Business Backlash Descends on Mississippi

Business leaders ask Mississippi to repeal its anti-LGBT law
Clockwise from upper left: Walter Robb; Tony West; Chip Bergh; Alex Dimitrief; Andrew Liveris; Brian Tippens; Steve Joyce

Major tech, hospitality, and automotive companies are speaking out about Mississippi’s new anti-LGBT law, which Gov. Phil Bryant signed Tuesday. 

The law, known as House Bill 1523 or the “Protecting Freedom of Conscience from Government Discrimination Act,” will allow businesses, individuals, and religiously affiliated organizations to deny service to LGBT people, single mothers, and others who somehow offend an individual's "sincerely held religious belief or moral conviction." It also directly targets transgender residents, effectively claiming that one's sex assigned at birth is immutable, and will be the only gender recognized by the state. The law takes effect July 1. 

At press time, leaders of eight major corporations have signed on to a letter drafted by the Human Rights Campaign urging the state’s Republican leadership to repeal the law.

“Put simply, HB 1523 is not a bill that reflects the values of our companies,” reads the letter, noting that the business community has overwhelmingly rejected such discrimination, finding that a welcoming environment attracts the best and brightest employees. “We are disappointed to see the legislature and governor’s office pass discriminatory legislation… This is not a direction in which states move when they are seeking to provide successful, thriving hubs for business and economic development.”

In addition to impacting the ability of Mississippi companies to attract high-value workers, the new law “will also diminish the state’s draw as a destination for tourism, new businesses, and economic activity,” the letter states. “Discrimination is wrong, and we believe it has no place in Mississippi or anywhere in our country. As companies that pride ourselves on being inclusive and welcoming to all, we strongly urge you to repeal this bill.”

The letter is signed by Chip Bergh, president and CEO of Levi Strauss & Co., Alex Dimitrief, senior vice president and general counsel for General Electric, Robb Webb, chief human resources officer for Hyatt Hotels Corporation, Steve Joyce, president and CEO of Choice Hotels International, Andrew N. Liveris, CEO and chairman of the board for The Dow Chemical Company, Walter Robb, Co­-CEO of Whole Foods Market, Hewlett Packard vice president and chief diversity officer Brian Tippens, and PepsiCo’s executive vice president of government affairs, general counsel, and corporate secretary, Tony West.

Several major national companies took to Twitter on Tuesday to denounce the legislation, which LGBT advocates are decrying as the most aggressively anti-LGBT law in the country. 

Tech giant IBM issued a statement on Twitter Tuesday morning after Gov. Bryant signed the law, announcing that it “strongly opposes this discriminatory bill.” 

The same day, Levi Strauss & Co. sent out a tweet stating the clothing company’s belief that “equality and nondiscrimination fosters talent and innovation.”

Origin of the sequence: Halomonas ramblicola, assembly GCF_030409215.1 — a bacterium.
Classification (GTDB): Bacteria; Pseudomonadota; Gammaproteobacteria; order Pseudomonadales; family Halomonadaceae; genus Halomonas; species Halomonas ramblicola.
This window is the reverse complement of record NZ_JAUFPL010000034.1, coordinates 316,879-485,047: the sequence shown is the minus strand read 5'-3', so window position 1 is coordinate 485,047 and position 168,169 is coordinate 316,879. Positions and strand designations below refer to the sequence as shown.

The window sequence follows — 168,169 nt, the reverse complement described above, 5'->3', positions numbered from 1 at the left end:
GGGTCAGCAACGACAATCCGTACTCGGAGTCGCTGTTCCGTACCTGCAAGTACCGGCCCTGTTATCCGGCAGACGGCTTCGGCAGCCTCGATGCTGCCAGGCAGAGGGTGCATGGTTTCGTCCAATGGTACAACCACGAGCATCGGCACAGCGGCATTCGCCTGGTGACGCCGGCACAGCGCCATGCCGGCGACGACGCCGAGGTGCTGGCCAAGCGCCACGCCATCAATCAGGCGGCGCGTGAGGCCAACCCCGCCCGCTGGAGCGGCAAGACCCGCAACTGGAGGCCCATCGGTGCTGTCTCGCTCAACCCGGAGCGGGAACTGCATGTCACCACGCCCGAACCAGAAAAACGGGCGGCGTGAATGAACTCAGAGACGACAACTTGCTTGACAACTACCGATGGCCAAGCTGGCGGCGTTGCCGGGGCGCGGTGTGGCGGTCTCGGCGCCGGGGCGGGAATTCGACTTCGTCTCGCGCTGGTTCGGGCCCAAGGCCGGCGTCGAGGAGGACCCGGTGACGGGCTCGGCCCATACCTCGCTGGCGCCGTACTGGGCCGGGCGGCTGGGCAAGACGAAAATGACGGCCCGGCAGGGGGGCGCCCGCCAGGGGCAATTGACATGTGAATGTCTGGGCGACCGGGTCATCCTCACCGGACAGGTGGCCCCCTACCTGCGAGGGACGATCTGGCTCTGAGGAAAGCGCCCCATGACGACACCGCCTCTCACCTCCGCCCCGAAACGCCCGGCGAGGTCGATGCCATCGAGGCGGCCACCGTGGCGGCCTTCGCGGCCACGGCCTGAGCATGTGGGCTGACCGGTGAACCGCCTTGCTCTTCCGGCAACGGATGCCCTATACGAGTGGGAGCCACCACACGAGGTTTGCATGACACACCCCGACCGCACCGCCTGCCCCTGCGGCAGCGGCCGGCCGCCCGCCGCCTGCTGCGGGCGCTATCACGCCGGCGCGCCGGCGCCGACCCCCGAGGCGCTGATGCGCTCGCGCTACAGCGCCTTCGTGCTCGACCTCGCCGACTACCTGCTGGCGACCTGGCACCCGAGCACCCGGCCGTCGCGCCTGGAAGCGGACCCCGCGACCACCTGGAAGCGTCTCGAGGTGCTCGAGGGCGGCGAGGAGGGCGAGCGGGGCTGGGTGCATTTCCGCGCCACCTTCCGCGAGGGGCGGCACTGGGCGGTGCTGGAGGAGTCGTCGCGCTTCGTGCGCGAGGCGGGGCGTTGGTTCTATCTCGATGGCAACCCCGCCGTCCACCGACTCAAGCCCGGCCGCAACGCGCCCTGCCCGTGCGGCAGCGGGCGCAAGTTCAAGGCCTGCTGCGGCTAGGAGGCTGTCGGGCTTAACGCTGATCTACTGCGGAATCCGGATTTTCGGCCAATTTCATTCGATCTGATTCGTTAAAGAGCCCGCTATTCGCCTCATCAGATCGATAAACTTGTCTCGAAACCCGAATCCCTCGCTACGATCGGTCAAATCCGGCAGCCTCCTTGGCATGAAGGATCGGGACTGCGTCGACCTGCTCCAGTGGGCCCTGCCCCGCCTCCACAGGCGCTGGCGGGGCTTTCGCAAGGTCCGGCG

Microsoft president Brad Smith said Mississippi’s passage of the bill was “very disappointing.”

As the company has in other states that have considered or passed anti-LGBT laws under the guise of “religious freedom,” Salesforce announced its opposition to the Mississippi law. CEO Marc Benioff retweeted Microsoft’s message on Wednesday, adding that “Salesforce stands with Microsoft in opposing Mississippi anti-gay laws.”

Benioff, Smith, and IBM each also signed a letter urging North Carolina lawmakers to repeal a similar anti-LGBT bill passed by that state’s Republican leadership last month. That letter was signed by more than 80 CEOs and business leaders, including Apple CEO Tim Cook, Google CEO Sundar Pichai, Facebook founder and CEO Mark Zuckerberg, and Yahoo president and CEO Melissa Meyer.

Before the final vote on HB 1523 in the Mississippi House of Representatives Monday, the Human Rights Campaign and American Civil Liberties Union of Mississippi held a rally outside the state capitol in Jackson, urging lawmakers to kill the bill, or the governor to veto it. Throughout the preceding week, HRC had rallied opposition to the bill among prominent employers in Mississippi, including the Mississippi Economic Council and the Mississippi Manufacturers Association. 

“It is clear that many of our members find that HB 1523 would violate their corporate policies expressly providing for an inclusive workplace environment that supports diversity,” said Jay C. Moon, president and CEO of the MMA in a statement. "MMA respectfully calls on the legislature to reconsider their stance on HB 1523 and for Gov. Phil Bryant to veto this bill before it causes any more harm to Mississippi's image."

Late last month, several prominent employers in the state voiced their opposition to what was then a bill that had passed both chambers of the state legislature, but had not yet been signed into law. Those companies included Nissan Group of North America, Toyota, MGM Resorts International, and Tyson Foods, Inc., according to Mississippi Today. 

 

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